Literature Study GuidesVolponeAct 4 Scene 6 Summary

Volpone | Study Guide

Ben Jonson

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Volpone | Act 4, Scene 6 | Summary



Lady Politick enters the courtroom and immediately calls Celia a "chameleon harlot" before apologizing to the court for losing her cool and embarrassing women everywhere. The court asks Bonario and Celia what proof they have of their innocence, but they have none. Volpone arrives, once again pretending to be ill and infirm. Enraged, Bonario demands Volpone be tested for illness, but Voltore argues such tests would be akin to torture. The lawyers agree, deciding Volpone simply doesn't have the strength to rape someone, and decide Bonario and Celia should be imprisoned. The lawyers apologize for the inconvenience caused to Volpone, and thank Voltore for his great service to the court.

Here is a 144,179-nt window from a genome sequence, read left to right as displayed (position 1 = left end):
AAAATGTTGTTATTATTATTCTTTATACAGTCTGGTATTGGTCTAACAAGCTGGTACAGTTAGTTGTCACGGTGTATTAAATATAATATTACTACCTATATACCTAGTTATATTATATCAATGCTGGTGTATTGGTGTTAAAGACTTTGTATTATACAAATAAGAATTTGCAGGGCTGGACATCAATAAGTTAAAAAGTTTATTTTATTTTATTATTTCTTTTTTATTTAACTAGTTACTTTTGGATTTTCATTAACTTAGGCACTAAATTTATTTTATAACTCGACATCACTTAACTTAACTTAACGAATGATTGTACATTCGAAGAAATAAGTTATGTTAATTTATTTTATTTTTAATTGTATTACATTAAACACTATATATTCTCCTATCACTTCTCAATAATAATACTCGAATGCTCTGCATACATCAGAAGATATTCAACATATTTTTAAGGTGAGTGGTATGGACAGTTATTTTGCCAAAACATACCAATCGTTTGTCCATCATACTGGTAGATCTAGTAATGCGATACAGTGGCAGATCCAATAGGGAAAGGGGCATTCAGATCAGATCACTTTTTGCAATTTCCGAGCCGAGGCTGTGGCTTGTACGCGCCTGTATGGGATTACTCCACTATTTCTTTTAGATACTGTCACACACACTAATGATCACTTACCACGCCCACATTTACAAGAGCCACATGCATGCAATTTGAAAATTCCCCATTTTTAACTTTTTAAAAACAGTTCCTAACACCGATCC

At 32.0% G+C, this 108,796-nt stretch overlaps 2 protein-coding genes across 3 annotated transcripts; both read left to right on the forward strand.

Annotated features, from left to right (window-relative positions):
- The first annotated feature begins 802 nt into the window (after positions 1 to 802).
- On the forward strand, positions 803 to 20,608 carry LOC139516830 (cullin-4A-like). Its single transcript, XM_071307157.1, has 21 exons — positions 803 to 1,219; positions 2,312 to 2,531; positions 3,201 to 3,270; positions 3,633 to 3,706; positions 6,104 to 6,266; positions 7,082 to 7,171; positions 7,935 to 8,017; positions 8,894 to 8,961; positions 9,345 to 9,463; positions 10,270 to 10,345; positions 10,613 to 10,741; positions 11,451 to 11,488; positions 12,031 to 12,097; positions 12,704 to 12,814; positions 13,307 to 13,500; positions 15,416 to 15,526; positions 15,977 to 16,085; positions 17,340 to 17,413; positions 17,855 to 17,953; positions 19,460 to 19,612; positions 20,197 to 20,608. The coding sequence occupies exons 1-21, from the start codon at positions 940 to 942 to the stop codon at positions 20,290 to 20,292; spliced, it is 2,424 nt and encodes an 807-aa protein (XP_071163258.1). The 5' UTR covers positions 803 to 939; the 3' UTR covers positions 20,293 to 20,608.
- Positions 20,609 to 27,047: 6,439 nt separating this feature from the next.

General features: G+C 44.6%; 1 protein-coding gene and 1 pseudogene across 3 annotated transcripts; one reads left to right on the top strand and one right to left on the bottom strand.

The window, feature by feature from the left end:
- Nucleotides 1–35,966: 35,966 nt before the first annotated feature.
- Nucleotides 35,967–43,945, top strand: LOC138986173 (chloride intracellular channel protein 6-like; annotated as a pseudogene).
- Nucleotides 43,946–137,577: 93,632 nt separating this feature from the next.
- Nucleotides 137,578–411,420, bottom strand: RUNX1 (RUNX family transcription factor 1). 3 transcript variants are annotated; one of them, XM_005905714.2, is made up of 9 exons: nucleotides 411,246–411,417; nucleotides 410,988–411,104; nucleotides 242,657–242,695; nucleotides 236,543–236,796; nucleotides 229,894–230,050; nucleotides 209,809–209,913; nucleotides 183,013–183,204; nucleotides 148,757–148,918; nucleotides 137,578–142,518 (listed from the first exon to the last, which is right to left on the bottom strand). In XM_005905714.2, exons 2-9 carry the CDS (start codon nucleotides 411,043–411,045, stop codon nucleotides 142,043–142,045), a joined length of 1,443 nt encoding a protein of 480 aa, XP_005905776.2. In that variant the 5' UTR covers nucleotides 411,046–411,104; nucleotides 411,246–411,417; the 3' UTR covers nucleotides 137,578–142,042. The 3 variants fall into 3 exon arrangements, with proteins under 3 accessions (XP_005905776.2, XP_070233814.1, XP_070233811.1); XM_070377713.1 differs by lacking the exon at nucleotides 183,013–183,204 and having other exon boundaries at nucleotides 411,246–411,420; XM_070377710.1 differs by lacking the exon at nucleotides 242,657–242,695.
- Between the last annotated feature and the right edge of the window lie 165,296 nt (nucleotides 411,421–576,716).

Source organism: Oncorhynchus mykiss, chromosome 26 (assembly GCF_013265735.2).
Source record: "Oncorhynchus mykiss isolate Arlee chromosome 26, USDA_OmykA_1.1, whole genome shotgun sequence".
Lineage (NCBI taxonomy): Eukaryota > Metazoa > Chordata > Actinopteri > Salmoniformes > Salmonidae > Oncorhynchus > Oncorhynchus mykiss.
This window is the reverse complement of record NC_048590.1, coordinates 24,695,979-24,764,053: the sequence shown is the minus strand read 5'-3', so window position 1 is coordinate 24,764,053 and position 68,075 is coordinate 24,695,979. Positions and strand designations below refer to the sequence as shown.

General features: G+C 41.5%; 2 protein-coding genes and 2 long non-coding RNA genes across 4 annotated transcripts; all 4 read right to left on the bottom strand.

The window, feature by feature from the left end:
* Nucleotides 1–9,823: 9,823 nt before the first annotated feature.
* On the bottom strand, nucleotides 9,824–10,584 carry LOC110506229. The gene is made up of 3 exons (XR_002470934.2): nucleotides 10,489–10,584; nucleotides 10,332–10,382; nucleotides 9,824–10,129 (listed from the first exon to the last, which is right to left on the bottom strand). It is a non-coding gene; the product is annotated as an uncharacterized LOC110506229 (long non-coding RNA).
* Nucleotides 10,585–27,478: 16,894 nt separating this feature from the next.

None of the legacy-hunters gives a second thought to the devastation they have just caused Bonario and Celia. Not even Corbaccio feels guilty about jailing his only son. Corbaccio's moral corruption has deepened since the opening scenes. He initially waivered on whether or not he should disinherit Bonario, and only decided to do so because he hoped it would increase the fortune he would eventually leave his son. Now, Corbaccio has not only disinherited his son willingly, but he has also participated in the lies that lead to Bonario's imprisonment.

Once again, Volpone must resort to disguise to get what he wants. His performance in court is so convincing, the judges don't even order tests of Volpone's health. They simply accept that he would be too weak to rape someone, a subjective decision that further devalues women's bodies and stories.

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